If a patient is receiving multiple cycles of intravenous chemotherapy, the doctor may recommend having a central venous catheter inserted. This is a device, usually a flexible tube that is more permanent catheter and is usually inserted into a large vein in your arm, chest or neck. Once the catheter is inserted the patient will not require a new needle with each treatment and the chemotherapy and blood tests can be done using this device.

Can the dose be reduced if I have a lot of side effects?

It is very important to try to maintain the highest tolerable dose during chemotherapy treatment. Studies have shown that reducing the dose or delaying chemotherapy treatments until side effects subside may decrease the likelihood of cure and the chances for long-term survival in some types of lymphomas. It is important for someone receiving chemotherapy to understand that changing the dose or treatment cycle to reduce short-term side effects may actually be harmful in the long run.

However, quality of life is valuable as well, and you need to decide whether the side effects are tolerable or not. It is important to make this decision in an informed way and understand the potential consequences of your choice.

What are the side effects of chemotherapy?

Many people are frightened by the side effects of chemotherapy. However, it is important to understand that:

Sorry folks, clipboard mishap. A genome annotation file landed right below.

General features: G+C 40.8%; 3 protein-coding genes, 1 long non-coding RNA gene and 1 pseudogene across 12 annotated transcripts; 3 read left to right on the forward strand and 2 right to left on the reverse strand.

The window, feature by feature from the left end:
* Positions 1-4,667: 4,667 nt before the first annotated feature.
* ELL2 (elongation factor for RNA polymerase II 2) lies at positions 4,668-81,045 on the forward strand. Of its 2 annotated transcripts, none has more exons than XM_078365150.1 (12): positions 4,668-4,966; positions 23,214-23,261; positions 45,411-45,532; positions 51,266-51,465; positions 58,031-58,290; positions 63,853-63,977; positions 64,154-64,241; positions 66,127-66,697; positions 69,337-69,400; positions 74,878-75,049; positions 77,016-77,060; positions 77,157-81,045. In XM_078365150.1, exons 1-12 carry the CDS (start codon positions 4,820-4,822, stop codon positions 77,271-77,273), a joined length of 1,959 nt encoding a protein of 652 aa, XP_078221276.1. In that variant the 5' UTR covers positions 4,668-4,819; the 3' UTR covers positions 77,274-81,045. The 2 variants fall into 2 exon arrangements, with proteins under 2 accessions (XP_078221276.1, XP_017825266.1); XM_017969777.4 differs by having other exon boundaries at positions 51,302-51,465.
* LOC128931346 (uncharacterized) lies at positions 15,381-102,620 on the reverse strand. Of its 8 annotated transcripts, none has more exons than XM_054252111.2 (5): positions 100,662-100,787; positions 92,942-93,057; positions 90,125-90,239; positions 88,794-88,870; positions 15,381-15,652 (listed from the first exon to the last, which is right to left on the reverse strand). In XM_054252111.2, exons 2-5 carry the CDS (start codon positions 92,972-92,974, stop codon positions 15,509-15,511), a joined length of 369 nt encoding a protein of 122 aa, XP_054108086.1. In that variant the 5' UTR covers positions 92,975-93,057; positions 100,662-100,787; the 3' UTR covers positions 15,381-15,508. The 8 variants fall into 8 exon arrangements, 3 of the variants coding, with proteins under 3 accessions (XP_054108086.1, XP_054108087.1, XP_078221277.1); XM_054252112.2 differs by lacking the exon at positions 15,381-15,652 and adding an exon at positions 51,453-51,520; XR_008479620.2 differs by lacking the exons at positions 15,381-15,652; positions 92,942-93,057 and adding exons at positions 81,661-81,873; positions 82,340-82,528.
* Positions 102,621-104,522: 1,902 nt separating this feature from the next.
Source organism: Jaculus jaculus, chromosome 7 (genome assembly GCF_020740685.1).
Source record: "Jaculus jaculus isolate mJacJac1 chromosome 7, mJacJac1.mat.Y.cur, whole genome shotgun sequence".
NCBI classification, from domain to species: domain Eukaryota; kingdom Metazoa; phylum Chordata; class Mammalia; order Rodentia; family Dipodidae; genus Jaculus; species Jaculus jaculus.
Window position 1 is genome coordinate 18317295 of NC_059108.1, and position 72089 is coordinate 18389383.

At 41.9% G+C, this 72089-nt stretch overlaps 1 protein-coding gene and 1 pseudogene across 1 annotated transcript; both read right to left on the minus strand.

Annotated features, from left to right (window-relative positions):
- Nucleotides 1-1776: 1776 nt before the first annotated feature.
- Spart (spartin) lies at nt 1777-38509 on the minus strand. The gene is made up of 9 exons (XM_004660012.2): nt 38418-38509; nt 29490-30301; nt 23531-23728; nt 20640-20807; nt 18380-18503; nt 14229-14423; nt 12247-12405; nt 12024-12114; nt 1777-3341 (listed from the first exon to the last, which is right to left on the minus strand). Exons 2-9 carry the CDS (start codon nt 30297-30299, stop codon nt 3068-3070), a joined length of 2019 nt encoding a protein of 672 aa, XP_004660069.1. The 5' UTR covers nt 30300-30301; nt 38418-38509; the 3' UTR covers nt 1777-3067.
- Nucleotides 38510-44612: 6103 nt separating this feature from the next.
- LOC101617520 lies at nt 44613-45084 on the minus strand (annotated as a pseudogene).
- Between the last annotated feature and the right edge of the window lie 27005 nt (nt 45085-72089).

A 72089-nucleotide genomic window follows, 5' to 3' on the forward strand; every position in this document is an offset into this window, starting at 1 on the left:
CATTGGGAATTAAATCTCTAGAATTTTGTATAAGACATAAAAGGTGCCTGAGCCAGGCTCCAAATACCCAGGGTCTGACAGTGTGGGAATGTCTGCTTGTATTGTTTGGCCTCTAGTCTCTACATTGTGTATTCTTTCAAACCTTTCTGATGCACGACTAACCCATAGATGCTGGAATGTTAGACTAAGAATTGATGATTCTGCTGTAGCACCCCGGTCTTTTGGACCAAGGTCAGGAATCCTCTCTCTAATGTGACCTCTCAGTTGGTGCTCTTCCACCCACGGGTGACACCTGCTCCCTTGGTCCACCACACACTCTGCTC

• Not all people who receive chemotherapy experience side effects
  • Side effects are not always severe, they can be mild
  • Different chemotherapy drugs have different side effects
  • Doctors are familiar with chemotherapy side effects and can treat them so they are less severe and, sometimes, even prevent them from happening altogether

Many of the side effects caused by chemotherapy are due to the effect the medications have on the healthy, non-cancerous cells of the body. The following table outlines the most common cell types affected as a result of chemotherapy, as well as the resulting side effects.

Chemotherapy Treatment Overview 

Cells Affected Associated Side Effects

Cells of the digestive system including the mouth, oesophagus, stomach and intestines/bowel

Mouth sores

Sore throat




Changes in taste

Loss of appetite

Cells of the skin and hair

Cells of the skin and hair

Hair loss

Cells of the bone marrow: red blood cells, white blood cells and platelets

Decreased blood cell production (myelosuppression) including:

Anaemia (decrease in red blood cells)

Neutropenia (decrease in white blood cells)

Thrombocytopenia (decrease in platelets)

Being Informed

Useful Questions to Ask Before Receiving Chemotherapy

  • What chemotherapy will I be receiving?
  • What is the expected outcome of my chemotherapy?
  • What is the schedule (treatment cycle) and how long will I be receiving chemotherapy treatment?
  • What side effects will I experience? How serious are they? Can they be managed with treatment?
  • What should I do to try to stay healthy and strong during my treatment?
  • Can I come for my chemotherapy treatments alone or do I need assistance?
  • How is the treatment monitored to determine whether or not it's working?
  • What symptoms should prompt me to call the doctor's office?

From The DVD - "Your Journey of Lymphoma Treatments"

Related video: Chapter 5 - Treating Your Lymphoma